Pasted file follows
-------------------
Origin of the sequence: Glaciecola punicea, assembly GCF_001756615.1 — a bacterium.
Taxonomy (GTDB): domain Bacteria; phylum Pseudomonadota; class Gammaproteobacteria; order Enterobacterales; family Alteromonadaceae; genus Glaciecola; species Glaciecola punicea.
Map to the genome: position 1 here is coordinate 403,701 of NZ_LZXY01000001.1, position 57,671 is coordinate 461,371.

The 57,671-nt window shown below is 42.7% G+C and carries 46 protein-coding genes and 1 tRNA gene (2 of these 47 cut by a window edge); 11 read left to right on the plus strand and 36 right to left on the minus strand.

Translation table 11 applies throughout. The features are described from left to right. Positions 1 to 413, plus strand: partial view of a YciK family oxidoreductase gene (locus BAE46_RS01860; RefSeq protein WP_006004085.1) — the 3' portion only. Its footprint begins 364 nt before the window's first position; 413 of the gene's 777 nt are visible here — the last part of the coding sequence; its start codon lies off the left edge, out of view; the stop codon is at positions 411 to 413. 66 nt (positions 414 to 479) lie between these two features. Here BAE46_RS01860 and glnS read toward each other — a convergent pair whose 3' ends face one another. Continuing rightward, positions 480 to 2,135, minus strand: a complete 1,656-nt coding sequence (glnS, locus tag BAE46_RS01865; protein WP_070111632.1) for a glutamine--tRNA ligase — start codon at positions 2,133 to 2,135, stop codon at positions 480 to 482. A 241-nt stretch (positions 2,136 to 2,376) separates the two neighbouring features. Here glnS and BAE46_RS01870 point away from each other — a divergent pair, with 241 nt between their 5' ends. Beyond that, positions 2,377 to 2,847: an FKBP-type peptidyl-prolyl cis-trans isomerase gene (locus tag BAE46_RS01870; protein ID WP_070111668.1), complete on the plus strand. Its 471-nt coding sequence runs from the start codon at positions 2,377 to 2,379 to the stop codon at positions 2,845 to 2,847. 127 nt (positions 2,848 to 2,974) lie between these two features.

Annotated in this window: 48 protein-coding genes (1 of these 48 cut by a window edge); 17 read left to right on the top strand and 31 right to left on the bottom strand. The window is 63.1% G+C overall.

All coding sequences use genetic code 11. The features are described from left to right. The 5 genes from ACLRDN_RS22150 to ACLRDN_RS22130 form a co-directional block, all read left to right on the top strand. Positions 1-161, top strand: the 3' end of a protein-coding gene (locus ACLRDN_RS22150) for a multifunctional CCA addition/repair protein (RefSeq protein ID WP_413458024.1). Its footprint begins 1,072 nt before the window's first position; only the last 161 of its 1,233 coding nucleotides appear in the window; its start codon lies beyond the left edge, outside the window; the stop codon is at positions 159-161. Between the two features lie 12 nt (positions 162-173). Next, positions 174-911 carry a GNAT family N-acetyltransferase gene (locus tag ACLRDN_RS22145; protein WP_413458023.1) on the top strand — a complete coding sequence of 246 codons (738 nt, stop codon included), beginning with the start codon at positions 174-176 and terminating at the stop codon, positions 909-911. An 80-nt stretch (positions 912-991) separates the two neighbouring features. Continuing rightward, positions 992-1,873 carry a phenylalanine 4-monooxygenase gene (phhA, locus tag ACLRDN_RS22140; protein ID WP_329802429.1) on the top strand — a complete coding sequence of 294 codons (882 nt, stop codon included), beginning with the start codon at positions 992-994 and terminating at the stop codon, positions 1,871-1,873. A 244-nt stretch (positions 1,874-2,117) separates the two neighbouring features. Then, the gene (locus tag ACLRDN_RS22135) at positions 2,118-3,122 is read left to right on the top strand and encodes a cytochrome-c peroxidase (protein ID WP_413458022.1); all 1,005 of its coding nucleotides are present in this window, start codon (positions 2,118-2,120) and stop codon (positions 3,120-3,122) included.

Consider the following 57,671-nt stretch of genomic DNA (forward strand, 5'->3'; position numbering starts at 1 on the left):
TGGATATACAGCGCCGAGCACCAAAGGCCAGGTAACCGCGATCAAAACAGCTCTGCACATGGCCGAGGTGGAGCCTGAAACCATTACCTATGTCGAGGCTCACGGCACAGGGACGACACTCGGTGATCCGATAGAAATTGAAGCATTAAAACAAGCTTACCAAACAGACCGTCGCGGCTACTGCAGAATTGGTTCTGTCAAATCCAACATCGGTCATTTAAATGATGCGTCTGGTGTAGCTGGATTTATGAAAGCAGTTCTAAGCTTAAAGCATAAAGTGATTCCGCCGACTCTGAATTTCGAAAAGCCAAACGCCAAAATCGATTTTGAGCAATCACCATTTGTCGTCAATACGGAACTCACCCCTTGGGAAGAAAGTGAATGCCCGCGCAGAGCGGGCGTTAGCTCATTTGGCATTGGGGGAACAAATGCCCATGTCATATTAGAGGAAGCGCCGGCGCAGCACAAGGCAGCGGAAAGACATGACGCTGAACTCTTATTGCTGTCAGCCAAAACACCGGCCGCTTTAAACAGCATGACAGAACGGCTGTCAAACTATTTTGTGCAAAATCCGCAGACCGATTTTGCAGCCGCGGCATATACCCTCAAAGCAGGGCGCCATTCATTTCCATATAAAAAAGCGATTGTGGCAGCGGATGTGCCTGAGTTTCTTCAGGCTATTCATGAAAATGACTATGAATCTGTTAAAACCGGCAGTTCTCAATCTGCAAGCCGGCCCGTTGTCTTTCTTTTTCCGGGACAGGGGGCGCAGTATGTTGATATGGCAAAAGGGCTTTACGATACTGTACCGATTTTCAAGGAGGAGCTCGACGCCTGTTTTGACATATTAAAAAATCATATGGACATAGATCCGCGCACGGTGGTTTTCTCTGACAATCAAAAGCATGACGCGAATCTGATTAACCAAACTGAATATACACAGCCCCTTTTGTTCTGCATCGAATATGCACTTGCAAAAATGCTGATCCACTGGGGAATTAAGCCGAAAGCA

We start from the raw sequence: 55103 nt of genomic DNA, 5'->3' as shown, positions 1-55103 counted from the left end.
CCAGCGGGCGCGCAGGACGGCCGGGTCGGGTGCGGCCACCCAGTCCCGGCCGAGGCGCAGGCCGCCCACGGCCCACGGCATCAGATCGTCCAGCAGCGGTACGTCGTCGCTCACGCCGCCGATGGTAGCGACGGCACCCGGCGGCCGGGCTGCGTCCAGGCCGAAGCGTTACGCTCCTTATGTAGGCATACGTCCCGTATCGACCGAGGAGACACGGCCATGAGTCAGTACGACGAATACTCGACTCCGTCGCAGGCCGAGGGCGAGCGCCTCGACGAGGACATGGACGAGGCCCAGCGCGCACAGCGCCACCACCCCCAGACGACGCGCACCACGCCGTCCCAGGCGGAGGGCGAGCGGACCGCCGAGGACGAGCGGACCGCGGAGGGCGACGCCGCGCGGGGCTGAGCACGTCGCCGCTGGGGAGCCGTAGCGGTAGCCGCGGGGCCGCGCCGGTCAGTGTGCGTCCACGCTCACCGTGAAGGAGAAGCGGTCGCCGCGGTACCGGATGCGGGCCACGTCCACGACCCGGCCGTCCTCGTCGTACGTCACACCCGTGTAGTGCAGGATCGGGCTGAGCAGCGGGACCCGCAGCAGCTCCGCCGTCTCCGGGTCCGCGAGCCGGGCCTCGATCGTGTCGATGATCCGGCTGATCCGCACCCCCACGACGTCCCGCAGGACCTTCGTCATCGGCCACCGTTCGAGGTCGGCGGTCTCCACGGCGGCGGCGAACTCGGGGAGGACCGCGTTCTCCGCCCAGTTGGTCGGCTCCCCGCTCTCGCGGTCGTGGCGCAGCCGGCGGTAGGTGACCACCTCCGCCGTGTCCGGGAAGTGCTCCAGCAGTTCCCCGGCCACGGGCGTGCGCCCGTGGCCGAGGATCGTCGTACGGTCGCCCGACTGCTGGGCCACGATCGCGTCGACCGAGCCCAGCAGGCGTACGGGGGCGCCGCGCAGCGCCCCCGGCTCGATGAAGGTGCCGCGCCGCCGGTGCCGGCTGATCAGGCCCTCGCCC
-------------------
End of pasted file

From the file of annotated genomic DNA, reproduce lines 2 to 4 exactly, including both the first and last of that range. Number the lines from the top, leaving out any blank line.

Taxonomy (GTDB): domain Bacteria; phylum Pseudomonadota; class Gammaproteobacteria; order Enterobacterales; family Alteromonadaceae; genus Glaciecola; species Glaciecola punicea.
Map to the genome: position 1 here is coordinate 403,701 of NZ_LZXY01000001.1, position 57,671 is coordinate 461,371.

The 57,671-nt window shown below is 42.7% G+C and carries 46 protein-coding genes and 1 tRNA gene (2 of these 47 cut by a window edge); 11 read left to right on the plus strand and 36 right to left on the minus strand.